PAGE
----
· Facts – case on appeal. Originally heard before a jury at trial stage. P an employee under ∆ under K that expired 12/15/1903. P claims that on 12/23 he called ∆ president and told him that his employment had lapsed and he had only a few days to find new employment elsewhere and that if respondent wanted to retain his services he had to have a K for another year. P claims ∆ then said “Go ahead, you’re all right. Get your men out, and don’t let that worry you.” ∆ claims that he told P he had no time to deal with the issue and that he wouldn’t take up the issue until the stockholders’ meeting was out of the way. He then said go back upstairs and get your men out on the road. P then discharged.

· Issue – could a reasonable person have understood this as a K?

· Holding – judge assumes the facts and determines that if a reasonable man would understand the promise to be an agreement for employment, it’s a valid contract. Both parties don’t have to intend to make a K to form one, if one party relies on the promise of another and a reasonable person could have expected his, then a K exists.

· Importance – previous cases dealt with interpreting the meaning of exchanged pieces of paper, but here the court is trying to decide if an oral agreement can also be deemed to be a K.

o To get out of ambiguity:

§ Look at actions

§ Look at reasonable man would believe

o Like Outlet because the judge makes a determination on the jury instructions, just like he makes a determination on the law (Outlet) because the cases both concern questions of law and not fact.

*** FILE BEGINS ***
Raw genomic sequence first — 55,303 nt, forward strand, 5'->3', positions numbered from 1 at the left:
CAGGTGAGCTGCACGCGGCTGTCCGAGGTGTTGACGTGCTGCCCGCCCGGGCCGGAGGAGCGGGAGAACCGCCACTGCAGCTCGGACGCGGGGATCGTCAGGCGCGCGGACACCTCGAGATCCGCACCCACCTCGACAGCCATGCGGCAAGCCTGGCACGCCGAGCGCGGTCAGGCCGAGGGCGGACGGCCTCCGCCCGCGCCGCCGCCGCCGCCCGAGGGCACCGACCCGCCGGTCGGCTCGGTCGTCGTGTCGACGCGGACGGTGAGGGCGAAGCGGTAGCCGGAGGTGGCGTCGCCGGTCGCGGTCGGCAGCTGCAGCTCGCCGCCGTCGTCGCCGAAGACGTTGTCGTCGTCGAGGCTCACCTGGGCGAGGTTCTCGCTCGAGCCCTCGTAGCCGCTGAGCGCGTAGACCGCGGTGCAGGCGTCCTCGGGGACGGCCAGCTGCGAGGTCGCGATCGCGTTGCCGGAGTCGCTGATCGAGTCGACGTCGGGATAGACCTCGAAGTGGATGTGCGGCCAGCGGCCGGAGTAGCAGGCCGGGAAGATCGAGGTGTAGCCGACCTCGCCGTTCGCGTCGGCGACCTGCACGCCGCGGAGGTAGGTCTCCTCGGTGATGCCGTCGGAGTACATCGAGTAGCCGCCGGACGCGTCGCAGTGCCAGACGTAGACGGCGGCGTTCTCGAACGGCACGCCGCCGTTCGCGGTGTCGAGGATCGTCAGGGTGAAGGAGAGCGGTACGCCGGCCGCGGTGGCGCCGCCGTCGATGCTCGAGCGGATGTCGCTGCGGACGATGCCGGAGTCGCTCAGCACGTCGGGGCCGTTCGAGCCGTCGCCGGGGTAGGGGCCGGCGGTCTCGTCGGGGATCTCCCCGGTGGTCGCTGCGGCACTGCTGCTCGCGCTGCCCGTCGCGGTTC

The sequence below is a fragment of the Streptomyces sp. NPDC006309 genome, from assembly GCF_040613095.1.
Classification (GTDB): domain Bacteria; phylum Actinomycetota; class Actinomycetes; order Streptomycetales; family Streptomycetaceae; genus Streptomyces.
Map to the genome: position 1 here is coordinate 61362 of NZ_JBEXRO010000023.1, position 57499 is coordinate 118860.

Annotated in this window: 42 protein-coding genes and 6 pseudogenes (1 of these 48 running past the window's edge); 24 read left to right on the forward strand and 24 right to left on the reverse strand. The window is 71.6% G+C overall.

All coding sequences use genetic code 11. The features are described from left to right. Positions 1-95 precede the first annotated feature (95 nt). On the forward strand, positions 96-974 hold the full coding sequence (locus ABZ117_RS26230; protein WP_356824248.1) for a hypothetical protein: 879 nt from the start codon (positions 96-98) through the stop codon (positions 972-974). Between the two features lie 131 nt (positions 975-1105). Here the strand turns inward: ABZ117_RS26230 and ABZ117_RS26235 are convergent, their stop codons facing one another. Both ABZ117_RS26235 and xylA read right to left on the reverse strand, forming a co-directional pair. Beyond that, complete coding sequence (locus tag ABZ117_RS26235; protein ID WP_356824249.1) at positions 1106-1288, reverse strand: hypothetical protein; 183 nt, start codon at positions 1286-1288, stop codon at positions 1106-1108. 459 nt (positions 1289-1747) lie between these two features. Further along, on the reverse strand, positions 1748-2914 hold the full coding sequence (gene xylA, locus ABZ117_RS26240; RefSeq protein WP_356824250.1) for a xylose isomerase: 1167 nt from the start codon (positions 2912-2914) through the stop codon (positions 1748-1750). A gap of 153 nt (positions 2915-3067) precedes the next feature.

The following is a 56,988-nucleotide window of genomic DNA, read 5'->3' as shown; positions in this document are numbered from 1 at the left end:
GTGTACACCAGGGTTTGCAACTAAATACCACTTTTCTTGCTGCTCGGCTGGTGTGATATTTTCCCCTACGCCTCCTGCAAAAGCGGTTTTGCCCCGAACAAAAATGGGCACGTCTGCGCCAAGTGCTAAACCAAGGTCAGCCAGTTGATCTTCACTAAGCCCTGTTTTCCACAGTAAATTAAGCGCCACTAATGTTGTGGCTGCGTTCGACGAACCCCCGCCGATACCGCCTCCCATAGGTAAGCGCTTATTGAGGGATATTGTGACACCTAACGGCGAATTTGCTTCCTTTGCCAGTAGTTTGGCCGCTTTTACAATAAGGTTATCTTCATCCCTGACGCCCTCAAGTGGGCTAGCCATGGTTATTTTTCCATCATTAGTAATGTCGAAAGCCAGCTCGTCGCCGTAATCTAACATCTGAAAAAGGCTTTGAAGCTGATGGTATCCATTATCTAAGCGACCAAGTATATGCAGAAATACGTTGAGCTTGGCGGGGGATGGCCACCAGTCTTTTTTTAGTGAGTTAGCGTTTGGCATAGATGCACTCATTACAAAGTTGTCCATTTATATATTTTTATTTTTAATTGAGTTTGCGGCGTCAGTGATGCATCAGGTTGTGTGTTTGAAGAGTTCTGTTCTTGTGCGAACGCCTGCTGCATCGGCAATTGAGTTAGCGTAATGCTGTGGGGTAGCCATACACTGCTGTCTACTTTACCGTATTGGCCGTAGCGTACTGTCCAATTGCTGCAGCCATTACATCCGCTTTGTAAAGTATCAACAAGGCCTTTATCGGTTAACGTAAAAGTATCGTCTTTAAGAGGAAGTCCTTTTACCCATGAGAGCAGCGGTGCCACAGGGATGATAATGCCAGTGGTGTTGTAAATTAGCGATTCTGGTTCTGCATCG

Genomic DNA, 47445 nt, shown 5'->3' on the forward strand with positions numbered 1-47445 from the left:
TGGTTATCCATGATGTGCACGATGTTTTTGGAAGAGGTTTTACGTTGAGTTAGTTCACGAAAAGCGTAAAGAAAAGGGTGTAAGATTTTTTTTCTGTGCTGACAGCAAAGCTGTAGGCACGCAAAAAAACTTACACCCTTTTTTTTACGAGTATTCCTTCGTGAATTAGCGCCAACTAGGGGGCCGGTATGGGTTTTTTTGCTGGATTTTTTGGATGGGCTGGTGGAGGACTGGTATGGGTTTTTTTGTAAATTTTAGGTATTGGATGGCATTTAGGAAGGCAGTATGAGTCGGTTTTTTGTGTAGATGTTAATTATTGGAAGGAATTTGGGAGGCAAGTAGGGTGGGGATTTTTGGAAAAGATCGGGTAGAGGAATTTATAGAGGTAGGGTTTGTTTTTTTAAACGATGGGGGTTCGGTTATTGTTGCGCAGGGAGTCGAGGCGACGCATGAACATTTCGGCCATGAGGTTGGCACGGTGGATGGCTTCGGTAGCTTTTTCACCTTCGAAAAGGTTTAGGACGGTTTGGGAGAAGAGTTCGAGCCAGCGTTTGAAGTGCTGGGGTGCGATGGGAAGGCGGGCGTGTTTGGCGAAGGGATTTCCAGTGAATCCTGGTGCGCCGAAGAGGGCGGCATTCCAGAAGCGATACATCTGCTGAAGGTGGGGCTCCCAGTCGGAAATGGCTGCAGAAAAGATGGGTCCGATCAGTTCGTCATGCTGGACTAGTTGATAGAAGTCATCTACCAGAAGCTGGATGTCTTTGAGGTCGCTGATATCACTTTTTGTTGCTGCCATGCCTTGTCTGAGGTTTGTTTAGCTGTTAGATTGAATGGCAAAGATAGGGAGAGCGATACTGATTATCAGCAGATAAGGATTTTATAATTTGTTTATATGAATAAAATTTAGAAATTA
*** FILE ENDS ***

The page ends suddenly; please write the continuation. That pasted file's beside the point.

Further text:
o Goes back to Cardozo and how does he determine what businessmen mean? Here the answer is not unambiguous, but it is the facts taken as a whole that resolve some of the ambiguity.

Vallarta v. Lee Optical – reasonableness, trade usage

· Facts – appeal and cross appeal for an order by trial court that awarded P damages for breach of K of employment. P appealing that trial court’s assessment of damages incorrect, ∆ appealing the judgment was against weight of evidence. P claims when meeting with representatives of ∆ he was offered position as district supervisor at salary of $15,000 per year plus 1% commission on sales at stores under Ps responsibility. Contract was to be from period of hire (April 1968) to end of 1968. He was fired in October 1968. Up until that point he had received a salary of $600 per month plus 1.5% commission on the sales of a Mt. Prospect Store. P admitted he signed a written application for employment which set compensation at $600 per month plus 1% commission. ∆ witness was one of the men who met with P and said a salary of $15,000 was never discussed and there was no definite term of employment.

· Issue – for what reason do we have to say the reasonable judge or man is the one who gets to determine meaning of the words? Determining the terms of a K, specifically the compensation the P was due.

· Holding – in favor of ∆.

· Importance – assumption of the facts: “the fact that his prior job paid $150 per week plus commissions didn’t render it illogical that P might accep ta similar position with greater opportunity for advancement at a salary of $600 per week plus commissions. P was obligated to

ave some mix of facts and background àassertion by Friendly in Chicken case. You can’t answer a question about what legal category we’re in without understanding facts and the background.

To make a corporation liable: some agent was liable. Start with facts and background thenàshall we let evidence in? Answer àambiguity

Fairfield Lease Corp v. Radio Shack – intent